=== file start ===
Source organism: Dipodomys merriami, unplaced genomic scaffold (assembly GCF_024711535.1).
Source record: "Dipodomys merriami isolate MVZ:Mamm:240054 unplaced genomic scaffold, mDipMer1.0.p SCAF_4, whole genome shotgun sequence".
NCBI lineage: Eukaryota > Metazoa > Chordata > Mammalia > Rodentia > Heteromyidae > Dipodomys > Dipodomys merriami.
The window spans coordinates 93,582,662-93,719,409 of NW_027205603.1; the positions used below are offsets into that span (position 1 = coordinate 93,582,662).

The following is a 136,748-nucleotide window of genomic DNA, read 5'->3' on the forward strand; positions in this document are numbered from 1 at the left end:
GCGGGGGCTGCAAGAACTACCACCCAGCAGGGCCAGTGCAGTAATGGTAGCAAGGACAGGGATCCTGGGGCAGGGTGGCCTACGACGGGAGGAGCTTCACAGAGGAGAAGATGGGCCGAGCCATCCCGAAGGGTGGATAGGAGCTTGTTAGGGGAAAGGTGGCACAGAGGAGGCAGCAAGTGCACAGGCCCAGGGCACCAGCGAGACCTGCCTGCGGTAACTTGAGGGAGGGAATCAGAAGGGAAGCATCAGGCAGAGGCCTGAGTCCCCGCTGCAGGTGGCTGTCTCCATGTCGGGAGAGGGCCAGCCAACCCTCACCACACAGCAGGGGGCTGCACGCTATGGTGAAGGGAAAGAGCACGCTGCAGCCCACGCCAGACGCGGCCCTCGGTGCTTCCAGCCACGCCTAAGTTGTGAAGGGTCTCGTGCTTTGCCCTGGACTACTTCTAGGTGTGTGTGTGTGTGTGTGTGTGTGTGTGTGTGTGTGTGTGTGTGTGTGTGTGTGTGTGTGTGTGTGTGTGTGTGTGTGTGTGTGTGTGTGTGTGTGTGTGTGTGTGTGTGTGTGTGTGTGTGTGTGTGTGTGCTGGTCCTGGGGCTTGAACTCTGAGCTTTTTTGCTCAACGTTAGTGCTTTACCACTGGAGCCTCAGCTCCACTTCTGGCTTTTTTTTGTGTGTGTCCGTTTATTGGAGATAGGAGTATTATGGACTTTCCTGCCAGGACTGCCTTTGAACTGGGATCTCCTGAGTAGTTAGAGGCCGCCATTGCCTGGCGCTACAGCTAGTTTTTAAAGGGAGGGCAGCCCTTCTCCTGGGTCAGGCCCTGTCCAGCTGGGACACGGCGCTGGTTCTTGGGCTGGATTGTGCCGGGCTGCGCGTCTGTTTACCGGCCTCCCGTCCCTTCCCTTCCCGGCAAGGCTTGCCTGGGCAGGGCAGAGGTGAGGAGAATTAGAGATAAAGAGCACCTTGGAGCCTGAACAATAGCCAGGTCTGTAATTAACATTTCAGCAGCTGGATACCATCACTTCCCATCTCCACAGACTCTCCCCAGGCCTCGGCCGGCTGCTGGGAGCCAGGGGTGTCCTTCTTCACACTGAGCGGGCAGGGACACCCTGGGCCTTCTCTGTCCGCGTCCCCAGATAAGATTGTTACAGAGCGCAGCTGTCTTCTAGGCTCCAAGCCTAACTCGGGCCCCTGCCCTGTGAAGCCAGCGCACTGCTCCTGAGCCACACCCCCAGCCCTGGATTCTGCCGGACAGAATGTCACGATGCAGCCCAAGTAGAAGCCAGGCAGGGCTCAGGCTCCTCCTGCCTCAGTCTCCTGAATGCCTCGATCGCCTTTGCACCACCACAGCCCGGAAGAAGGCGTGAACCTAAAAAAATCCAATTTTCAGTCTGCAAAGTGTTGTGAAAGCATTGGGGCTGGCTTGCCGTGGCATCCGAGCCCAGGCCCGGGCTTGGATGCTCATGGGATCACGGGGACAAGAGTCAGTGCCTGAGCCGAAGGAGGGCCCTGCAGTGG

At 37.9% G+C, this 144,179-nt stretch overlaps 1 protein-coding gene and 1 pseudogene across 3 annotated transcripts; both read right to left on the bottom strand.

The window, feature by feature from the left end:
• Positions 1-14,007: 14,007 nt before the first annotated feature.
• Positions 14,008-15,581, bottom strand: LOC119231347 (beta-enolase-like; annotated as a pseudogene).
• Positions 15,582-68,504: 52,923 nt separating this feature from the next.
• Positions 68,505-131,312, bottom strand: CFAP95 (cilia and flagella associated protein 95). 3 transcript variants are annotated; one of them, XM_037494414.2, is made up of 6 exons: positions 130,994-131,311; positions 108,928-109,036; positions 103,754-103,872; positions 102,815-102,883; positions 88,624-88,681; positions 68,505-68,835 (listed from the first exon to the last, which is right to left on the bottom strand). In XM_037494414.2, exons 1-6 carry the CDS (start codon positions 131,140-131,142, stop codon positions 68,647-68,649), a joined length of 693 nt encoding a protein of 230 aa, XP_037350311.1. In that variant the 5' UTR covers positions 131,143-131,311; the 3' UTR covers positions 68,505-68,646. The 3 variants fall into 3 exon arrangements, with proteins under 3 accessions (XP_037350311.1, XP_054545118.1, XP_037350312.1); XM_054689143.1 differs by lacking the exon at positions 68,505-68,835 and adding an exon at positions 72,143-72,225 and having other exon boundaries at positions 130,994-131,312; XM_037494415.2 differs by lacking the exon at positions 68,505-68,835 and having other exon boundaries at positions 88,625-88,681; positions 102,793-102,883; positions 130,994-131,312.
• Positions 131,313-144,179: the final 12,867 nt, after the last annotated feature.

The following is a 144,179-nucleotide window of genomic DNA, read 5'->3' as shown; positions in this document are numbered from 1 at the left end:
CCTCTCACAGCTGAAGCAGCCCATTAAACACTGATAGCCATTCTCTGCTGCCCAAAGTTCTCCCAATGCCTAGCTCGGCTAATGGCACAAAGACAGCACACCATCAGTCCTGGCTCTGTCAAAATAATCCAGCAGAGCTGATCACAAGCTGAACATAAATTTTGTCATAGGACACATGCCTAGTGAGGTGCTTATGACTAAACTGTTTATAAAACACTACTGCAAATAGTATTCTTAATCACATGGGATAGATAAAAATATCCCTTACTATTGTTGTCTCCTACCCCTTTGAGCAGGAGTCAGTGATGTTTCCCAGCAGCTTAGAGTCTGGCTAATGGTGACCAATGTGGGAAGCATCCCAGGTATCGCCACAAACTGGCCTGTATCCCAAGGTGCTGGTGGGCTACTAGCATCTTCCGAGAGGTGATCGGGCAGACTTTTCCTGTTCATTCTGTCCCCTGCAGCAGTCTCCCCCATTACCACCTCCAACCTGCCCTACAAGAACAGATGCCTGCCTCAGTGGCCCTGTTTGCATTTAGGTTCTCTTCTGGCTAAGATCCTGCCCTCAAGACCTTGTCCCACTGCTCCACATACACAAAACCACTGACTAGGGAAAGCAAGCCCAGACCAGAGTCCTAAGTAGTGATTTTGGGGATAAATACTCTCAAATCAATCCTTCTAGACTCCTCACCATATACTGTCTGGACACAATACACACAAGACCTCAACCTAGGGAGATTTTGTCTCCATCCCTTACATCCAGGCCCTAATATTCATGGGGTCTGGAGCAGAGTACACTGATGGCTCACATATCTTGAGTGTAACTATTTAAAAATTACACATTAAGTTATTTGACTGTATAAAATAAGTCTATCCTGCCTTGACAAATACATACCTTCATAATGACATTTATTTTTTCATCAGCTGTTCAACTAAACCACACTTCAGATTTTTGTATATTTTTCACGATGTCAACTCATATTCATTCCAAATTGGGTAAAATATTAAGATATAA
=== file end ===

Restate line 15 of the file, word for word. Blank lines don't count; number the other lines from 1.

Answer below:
CCTCTCACAGCTGAAGCAGCCCATTAAACACTGATAGCCATTCTCTGCTGCCCAAAGTTCTCCCAATGCCTAGCTCGGCTAATGGCACAAAGACAGCACACCATCAGTCCTGGCTCTGTCAAAATAATCCAGCAGAGCTGATCACAAGCTGAACATAAATTTTGTCATAGGACACATGCCTAGTGAGGTGCTTATGACTAAACTGTTTATAAAACACTACTGCAAATAGTATTCTTAATCACATGGGATAGATAAAAATATCCCTTACTATTGTTGTCTCCTACCCCTTTGAGCAGGAGTCAGTGATGTTTCCCAGCAGCTTAGAGTCTGGCTAATGGTGACCAATGTGGGAAGCATCCCAGGTATCGCCACAAACTGGCCTGTATCCCAAGGTGCTGGTGGGCTACTAGCATCTTCCGAGAGGTGATCGGGCAGACTTTTCCTGTTCATTCTGTCCCCTGCAGCAGTCTCCCCCATTACCACCTCCAACCTGCCCTACAAGAACAGATGCCTGCCTCAGTGGCCCTGTTTGCATTTAGGTTCTCTTCTGGCTAAGATCCTGCCCTCAAGACCTTGTCCCACTGCTCCACATACACAAAACCACTGACTAGGGAAAGCAAGCCCAGACCAGAGTCCTAAGTAGTGATTTTGGGGATAAATACTCTCAAATCAATCCTTCTAGACTCCTCACCATATACTGTCTGGACACAATACACACAAGACCTCAACCTAGGGAGATTTTGTCTCCATCCCTTACATCCAGGCCCTAATATTCATGGGGTCTGGAGCAGAGTACACTGATGGCTCACATATCTTGAGTGTAACTATTTAAAAATTACACATTAAGTTATTTGACTGTATAAAATAAGTCTATCCTGCCTTGACAAATACATACCTTCATAATGACATTTATTTTTTCATCAGCTGTTCAACTAAACCACACTTCAGATTTTTGTATATTTTTCACGATGTCAACTCATATTCATTCCAAATTGGGTAAAATATTAAGATATAA